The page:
Thanks to The Herbert Brün Society, we're able to see part of the original draft of Deschooling Society, as published at CIDOC in Cuernavaca.
Its table of contents reveals a series of chapters with titles quite similar to those of the final book, albeit in a different order.
Herbert Brün, born 1918 in Berlin, was an avant-garde musical composer and one of the first people to explore the making of music with computers. After fleeing Germany for Palestine in 1936, he ended up in the U.S. In 1968, he was hired by Heinz von Foerster, one of the key figures in cybernetics, at the University of Illinois, in Urbana. At von Foerster's Biological Computer Laboratory (BCL), a hotbed of activity, he taught courses in both musical composition and general cybernetics. Brün died in 2003.
Von Foerster (1911-2002) was a friend of Illich, who gives him special acknowledgement at the beginning of Tools for Conviviality. Originally from Vienna, von Foerster participated in the famous Macy conferences, where the basics of cybernetics were worked out and recognized as being applicable to various fields of inquiry - not just to controlling machines, as originally theorized, by also to biology, neurology, group psychology, family dynamics, and the growth of populations, for instance. He is credited with inventing so-called second-order cybernetics, which takes into account the observer of systems and deals with self-referentiality and self-organizing systems. In theory, at least, this expansion of the field enabled cybernetics to be applied to a wide range of social and political problems.
Evidently - and this is news to us - von Foerster and Brün participated with Illich in six weeks of discussions held at CIDOC in 1971. This "research seminar" went by the title of "Interpersonal Relational Networks," and other participants included Humberto Maturana, a Chilean known for working out the concept of autopoiesis (self-creating, self-maintaining systems, as observed in living organisms) and another member of the BCL in Urbana, and Gordon Pask, an English cybernetician and psychologist. He also spent time at BCL.
Again, the Herbert Brün Society makes available an interesting and relevant document, namely von Foerster's introductory essay for a CIDOC Cuaderno (Spanish for "notebook") that presents a set of papers for discussion in this very seminar (see below). One of these papers is the essay that would eventually become a chapter in Deschooling, the one in which Illich proposes learning webs, skills exchanges, and other practical alternatives. (Before the seminar and before Deschooling hit the stands, this same essay, "Education Without School: How It Can Be Done," was published by the New York Review of Books. This was the third and last piece of Deschooling to show up there. In addition, the Brün Society page offers links to several of the Cuaderno's other papers.)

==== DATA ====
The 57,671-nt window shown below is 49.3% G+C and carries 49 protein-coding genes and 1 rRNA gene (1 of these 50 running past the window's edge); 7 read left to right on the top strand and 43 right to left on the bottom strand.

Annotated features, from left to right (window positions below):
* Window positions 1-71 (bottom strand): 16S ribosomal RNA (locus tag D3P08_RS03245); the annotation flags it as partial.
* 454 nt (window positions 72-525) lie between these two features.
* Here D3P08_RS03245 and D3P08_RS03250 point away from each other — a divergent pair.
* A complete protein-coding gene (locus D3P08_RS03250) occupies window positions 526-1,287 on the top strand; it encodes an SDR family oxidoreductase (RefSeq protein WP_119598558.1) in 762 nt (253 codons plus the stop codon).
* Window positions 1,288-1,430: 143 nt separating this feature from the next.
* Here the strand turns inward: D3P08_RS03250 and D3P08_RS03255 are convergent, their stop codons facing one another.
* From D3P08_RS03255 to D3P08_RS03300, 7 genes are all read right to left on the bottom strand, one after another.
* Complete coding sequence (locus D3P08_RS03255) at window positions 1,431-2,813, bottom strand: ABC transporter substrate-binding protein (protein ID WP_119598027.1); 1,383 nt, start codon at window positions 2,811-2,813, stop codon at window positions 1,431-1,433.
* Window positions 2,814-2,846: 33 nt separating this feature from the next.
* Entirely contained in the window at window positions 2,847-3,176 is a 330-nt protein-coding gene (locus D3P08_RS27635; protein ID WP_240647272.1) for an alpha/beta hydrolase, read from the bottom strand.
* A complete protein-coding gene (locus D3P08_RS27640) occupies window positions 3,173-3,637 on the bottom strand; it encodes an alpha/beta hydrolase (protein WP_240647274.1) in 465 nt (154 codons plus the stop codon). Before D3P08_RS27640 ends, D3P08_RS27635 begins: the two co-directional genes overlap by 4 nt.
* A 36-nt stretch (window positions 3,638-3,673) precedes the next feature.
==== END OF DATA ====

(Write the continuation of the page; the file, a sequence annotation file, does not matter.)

Looking, today, at "Education Without School," we are struck at how infused it is with cybernetic concepts and vocabulary - struck, we are, because of Illich's later turn against cybernetics. Illich argues in terms of "information" and "networks" and "resources" and "learning exchanges." He even points to the computer - still a costly piece of hardware, back then - as a technology with much potential. Not surprisingly, his enthusiasm for "learning webs," which would use computers to help match people who might want to teach and/or learn from each other, is widely cited today by those advocating Web-based schooling as an alternative to the schooling establishment's rigid, hierarchical model. Yet, Illich was never known for advocating the computer as particularly useful in solving social problems, not in any of its evolving forms - personal, shared, networked, etc. As we plan to explore here in coming months, he maintained a critical distance even as many of his early readers - we're thinking mainly of the Whole Earth Catalog crowd, led by Stewart Brand - flocked to embrace the PC and Web as a technology with truly revolutionary potential.
In fact, Illich's views on cybernetics in general changed a good deal over time. In 1971, as we've just seen, he was discussing the topic fairly explicitly with some of the field's leading theorists. Like most people grappling with social issues at that time, he couldn't help but see the world, even if only unknowingly, in cybernetic terms. With its feedback loops, information flows, and systems, its resources, needs, and exchanges, the vocabulary and concepts of cybernetics had permeated most fields, from biology to economics to sociology to ecology.
Indeed, the CIDOC Cuaderno just cited includes a short forward by CIDOC's Valentina Borremans that describes the seminar as "addressing itself to the development of models of interpersonal relational networks for the personal exchange of services and information according to individual desires rather than according to institutionalized norms. It is imperative that the new insights in neurophysiology, experimental psychology, theory and epistemology of cognitive processes be utilized in formulating conditions, potentials and limitations of interpersonal relational networks whose functional organization is commesurate [sic] with present day knowledge and technology rather than with yesterday's constraints determined by normative institutions." Many of those words, we must say - and especially that phrase "interpersonal relational networks" - would be quite difficult to find in any of Illich's own writing, which makes it all the more surprising to discover them in a CIDOC publication.
In 1974, von Foerster published a book called Cybernetics of Cybernetics, a sprawling, quite '60s-looking collection of charts, typewritten texts, and other graphics. Illich was one of the books contributors, though his piece is only a page or two in length - submitted reluctantly, perhaps, only to serve a good friend?